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Fla. Governor Leaves Meeting With U.S. Health Secretary Empty-Handed


Sec. Sylvia Burwell, head of HHS, says Florida was alerted a year ago that federal funding of the program to reimburse hospitals would end June 30, 2015.
Alex Wong, Getty Images
Sec. Sylvia Burwell, head of HHS, says Florida was alerted a year ago that federal funding of the program to reimburse hospitals would end June 30, 2015.

Florida Gov. Rick Scott paid a high-stakes visit to Washington D.C. on Wednesday, in hopes of persuading the Obama administration to continue a program that sends more than $1 billion in federal funds to Florida each year to help reimburse hospitals for the costs of caring for the state's poor. Uncertainty about the future of the program, slated to end June 30, has created a hole in the state budget and paralyzed Florida's legislature.

"We had a good conversation ... but we don't have a resolution," the Republican governor told reporters after an hour-long, private meeting with U.S. Secretary of Health and Human Services Sylvia Burwell.

Burwell's office issued a written statement after the talks, saying that Florida's request "falls short of the key principles HHS will use in considering proposals regarding uncompensated care pool programs."

Gov. Scott contends that a letter HHS sent to Florida last month linked the expiration of the fund for hospitals with Florida's refusal to exercise its option to expand health insurance coverage through Medicaid. Scott filed a suit against HHS last week, alleging that the federal government is trying to coerce the state into expanding Medicaid. The governors of Texas and Kansas, which receive similar funding to help their hospitals, have said they support Florida's lawsuit.

Support comes from

But after meeting with Scott, Burwell insisted that "whether a state receives federal funding for an uncompensated care pool is not dependent on whether it expands Medicaid." Whether to expand Medicaid, or not is "a state decision," she reaffirmed.

That seemed to leave open the question of whether some funding might still be available for the hospital program — albeit at a lower level — if a state does not expand.

Scott said he needs an immediate answer from HHS on how much money, if any, the administration might provide, so that he and Florida's legislature can complete their budget deliberations.

"We need our answer right now," he said.

Burwell indicated Scott might have to wait a while longer.

"HHS heard the Governor's request for a timely response to help the state meet its budget timeline," her office said in the written remarks. "HHS believes completion of the public comment period, on-going discussions with the state, and the state's submission of its proposal to CMS are the next steps in the process."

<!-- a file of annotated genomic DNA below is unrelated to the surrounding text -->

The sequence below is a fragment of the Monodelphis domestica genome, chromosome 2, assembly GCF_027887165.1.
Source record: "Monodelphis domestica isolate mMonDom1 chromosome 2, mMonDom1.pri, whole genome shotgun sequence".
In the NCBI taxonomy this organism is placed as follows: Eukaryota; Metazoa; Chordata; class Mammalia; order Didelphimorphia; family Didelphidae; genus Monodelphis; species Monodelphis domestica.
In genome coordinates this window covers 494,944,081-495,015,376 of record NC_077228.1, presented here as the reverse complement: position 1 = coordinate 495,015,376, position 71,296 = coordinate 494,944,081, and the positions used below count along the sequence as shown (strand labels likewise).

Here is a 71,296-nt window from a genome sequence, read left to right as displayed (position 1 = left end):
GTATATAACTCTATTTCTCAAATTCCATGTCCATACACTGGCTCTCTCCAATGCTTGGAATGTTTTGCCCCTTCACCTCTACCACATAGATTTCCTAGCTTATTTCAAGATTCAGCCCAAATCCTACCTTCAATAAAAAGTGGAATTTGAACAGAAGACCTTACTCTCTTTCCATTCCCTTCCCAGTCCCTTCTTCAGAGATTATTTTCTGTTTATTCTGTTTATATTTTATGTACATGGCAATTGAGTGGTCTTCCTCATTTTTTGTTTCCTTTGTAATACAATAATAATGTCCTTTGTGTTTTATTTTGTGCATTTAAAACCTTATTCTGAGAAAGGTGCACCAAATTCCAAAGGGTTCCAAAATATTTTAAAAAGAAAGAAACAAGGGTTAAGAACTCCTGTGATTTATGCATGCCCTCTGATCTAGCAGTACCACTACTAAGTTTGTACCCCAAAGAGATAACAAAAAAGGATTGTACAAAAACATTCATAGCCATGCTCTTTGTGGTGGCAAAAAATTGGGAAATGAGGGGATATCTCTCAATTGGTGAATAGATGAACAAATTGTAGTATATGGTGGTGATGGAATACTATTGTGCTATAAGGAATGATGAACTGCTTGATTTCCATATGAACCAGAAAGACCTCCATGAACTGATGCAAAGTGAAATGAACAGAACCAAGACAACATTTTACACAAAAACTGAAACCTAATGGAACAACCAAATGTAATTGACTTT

The 30-day comment period has about two weeks remaining.

Florida is one of 21 states that chose not to expand Medicaid under the Affordable Care Act. That left about 800,000 Floridians without health insurance.

Burwell has said HHS prefers that the state expand health care coverage via Medicaid, rather than continue full federal funding of the low-income pool that subsidizes hospitals.

The bitter dispute over Medicaid expansion between the Republicans who control Florida's House and the Republicans who control the state's Senate led the Florida legislature to adjourn last week without passing a state budget for the fiscal year that begins July 1. Lawmakers are expected to return to Tallahassee in June to resume budget deliberations.

Florida's House has adamantly opposed expanding Medicaid, with House Speaker Steve Crisafulli last week calling it "a broken system, with poor health outcomes, high inflation ... federal strings, and no incentive for personal responsibility for those who are able to provide for themselves."

But on Wednesday, Scott had good things to say about how well Medicaid was working in Florida. In the past two years, the state has turned over most of the Medicaid program's operations to private Medicaid health plans.

"We now have a program that works," Scott said. "We know what it's going to cost us. We have insurance companies responsible for taking care of Medicaid recipients, and we have Medicaid recipients who know who is responsible for their care. ... And we now have a budget surplus."

Nonetheless, Scott said he doesn't trust the federal government's promise to fund Medicaid expansion under the health law; he fears the state will be on the hook to pick up too much of the cost. The federal government is paying all the costs through 2016, and then is to pay at least 90 percent of the costs.

A year ago, federal officials warned Florida leaders that the low-income pool that subsidizes hospitals would end this year, but Scott included the money in his proposed state budget anyway.

Copyright 2015 Kaiser Health News. To see more, visit

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